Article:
Product Review: Macromedia dreams up impressive update

Past versions of Macromedia's Web authoring product, Dreamweaver, were solid but hard to love, with a clunky interface that discouraged the exploration that allows mere users to become wizards. But with a new emphasis on usability, added to new cutting-edge features, Dreamweaver 2 promises to delight both designers and code geeks.

Winning features

Dreamweaver 2 is packed with improvements to its page-design tools. The best addition, the Tracing Layer, recognises the fact that in many shops, a designer creates a comp for a Web page in Adobe Photoshop or QuarkXPress and hands a colour printout to a Web jockey, who then re-creates the page in HTML. Dreamweaver lets you take a GIF or JPEG comp image and place it in the background of the document window as a guide (see "Comp Tracing"). New rulers, snap-to guides, and grids make it easy to match the comp.

Once you've created a page, you save it as a reusable template with both editable and locked regions. Combined with check-in/check-out page control (which tells users when a particular page is being changed).

Dreamweaver's support for table editing is also vastly improved. You can now apply text and other formatting to rows, columns, or an entire table; select and format noncontiguous cells; and sort table contents.

Previously, Dream-weaver's many floating palettes were a recipe for screen clutter. In version 2, you can dock palettes together into a single tabbed window. The program now makes excellent use of contextual menus and has fewer annoying modal dialogue boxes. It also includes precoded objects, such as one that lets you quickly create image-rollover effects. And a new, smart eyedropper tool lets you pick up a colour from anywhere on your desktop; Dreamweaver snaps it to the nearest Web-safe colour.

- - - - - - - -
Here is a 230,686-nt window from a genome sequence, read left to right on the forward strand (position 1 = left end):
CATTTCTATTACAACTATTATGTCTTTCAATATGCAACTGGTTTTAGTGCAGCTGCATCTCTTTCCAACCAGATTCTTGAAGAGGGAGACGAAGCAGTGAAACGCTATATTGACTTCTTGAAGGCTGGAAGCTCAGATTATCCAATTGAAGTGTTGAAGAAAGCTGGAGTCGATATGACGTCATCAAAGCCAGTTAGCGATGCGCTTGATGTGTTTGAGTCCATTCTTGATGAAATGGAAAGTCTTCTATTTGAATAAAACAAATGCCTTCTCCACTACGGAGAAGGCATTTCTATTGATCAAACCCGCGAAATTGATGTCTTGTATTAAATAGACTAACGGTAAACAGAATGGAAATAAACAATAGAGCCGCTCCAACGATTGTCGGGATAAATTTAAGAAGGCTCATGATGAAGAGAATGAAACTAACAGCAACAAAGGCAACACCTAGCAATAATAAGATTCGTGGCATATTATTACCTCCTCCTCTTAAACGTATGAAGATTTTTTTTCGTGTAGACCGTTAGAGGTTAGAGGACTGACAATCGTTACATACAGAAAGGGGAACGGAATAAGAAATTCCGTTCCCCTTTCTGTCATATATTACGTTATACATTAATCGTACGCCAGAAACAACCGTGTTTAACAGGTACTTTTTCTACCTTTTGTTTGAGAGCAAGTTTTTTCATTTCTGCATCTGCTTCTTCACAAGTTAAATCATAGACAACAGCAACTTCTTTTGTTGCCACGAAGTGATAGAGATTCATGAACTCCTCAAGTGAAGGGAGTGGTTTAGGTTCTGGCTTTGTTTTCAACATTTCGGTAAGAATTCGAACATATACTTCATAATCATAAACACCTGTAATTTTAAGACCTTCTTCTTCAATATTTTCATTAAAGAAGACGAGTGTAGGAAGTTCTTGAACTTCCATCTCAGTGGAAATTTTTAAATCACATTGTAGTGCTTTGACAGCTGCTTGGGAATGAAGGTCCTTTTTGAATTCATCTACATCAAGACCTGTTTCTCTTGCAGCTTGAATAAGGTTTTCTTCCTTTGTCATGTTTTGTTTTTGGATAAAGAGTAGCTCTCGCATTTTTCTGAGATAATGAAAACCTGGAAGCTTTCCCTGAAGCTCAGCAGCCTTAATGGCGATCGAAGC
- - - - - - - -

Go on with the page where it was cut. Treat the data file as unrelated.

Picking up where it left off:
Happy geeks are productive geeks

Nothing annoys HTML coders like having a visual tool arbitrarily rewrite their carefully honed code. Dreamweaver has always respected custom HTML, and the new version continues and extends this tradition.

Dreamweaver comes with a nice set of prewritten JavaScript behaviours, including form validation and layer and timeline control, and can trigger Shockwave or Flash content. You can preview multimedia content right in the Dreamweaver document window, without having to switch to a browser.

The new version catches up to GoLive CyberStudio (now an Adobe product) in site management by adding a visual site map, the ability to check and repair broken links, and an improved FTP tool for uploading and downloading sites.

A feature unique to Dreamweaver is the program's amazing extensibility, going far beyond mere scripting. While competitors such as CyberStudio allow developers to create new JavaScript functions, Dreamweaver supports a Document Object Model that lets programmers use JavaScript and HTML to write custom menu commands, behaviours, inspector palettes, and objects. There's even a way to create plug-ins in C.

Dreamweaver 2 seems to be faster than previous versions, though just as RAM-hungry; with larger sites, the program complained about memory until I boosted its RAM footprint from the suggested 20MB to 32MB.

PROS: Superb table handling; excellent design and layout tools; very good code control; excellent extensibility.

CONS: RAM-hungry and not always polite about it.

COMPANY: Macromedia, http://www.macromedia.comAustralian Distributors: Firmware Design: 1800 060 357 or Scholastic: 1800 665 774.

Rec. Retail Price: $569.

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